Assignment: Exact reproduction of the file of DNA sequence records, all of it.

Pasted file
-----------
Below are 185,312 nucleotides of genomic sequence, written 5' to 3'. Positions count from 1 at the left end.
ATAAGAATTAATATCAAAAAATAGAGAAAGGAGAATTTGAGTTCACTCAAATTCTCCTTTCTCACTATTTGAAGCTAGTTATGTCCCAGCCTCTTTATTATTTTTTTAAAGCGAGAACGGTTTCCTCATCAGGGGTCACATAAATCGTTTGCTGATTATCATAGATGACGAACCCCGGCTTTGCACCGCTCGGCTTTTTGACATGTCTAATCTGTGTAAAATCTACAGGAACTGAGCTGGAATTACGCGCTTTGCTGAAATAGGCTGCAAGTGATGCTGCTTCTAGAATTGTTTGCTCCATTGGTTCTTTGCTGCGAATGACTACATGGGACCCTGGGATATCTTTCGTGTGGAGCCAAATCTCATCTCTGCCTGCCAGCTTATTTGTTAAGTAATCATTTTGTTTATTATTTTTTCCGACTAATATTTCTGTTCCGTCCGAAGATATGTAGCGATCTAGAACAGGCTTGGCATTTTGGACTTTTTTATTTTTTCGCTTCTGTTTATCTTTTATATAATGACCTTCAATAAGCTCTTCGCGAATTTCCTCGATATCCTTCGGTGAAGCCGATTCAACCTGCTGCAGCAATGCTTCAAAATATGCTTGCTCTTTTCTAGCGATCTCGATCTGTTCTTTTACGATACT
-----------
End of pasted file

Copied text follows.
Below are 185,312 nucleotides of genomic sequence, written 5' to 3'. Positions count from 1 at the left end.
ATAAGAATTAATATCAAAAAATAGAGAAAGGAGAATTTGAGTTCACTCAAATTCTCCTTTCTCACTATTTGAAGCTAGTTATGTCCCAGCCTCTTTATTATTTTTTTAAAGCGAGAACGGTTTCCTCATCAGGGGTCACATAAATCGTTTGCTGATTATCATAGATGACGAACCCCGGCTTTGCACCGCTCGGCTTTTTGACATGTCTAATCTGTGTAAAATCTACAGGAACTGAGCTGGAATTACGCGCTTTGCTGAAATAGGCTGCAAGTGATGCTGCTTCTAGAATTGTTTGCTCCATTGGTTCTTTGCTGCGAATGACTACATGGGACCCTGGGATATCTTTCGTGTGGAGCCAAATCTCATCTCTGCCTGCCAGCTTATTTGTTAAGTAATCATTTTGTTTATTATTTTTTCCGACTAATATTTCTGTTCCGTCCGAAGATATGTAGCGATCTAGAACAGGCTTGGCATTTTGGACTTTTTTATTTTTTCGCTTCTGTTTATCTTTTATATAATGACCTTCAATAAGCTCTTCGCGAATTTCCTCGATATCCTTCGGTGAAGCCGATTCAACCTGCTGCAGCAATGCTTCAAAATATGCTTGCTCTTTTCTAGCGATCTCGATCTGTTCTTTTACGATACT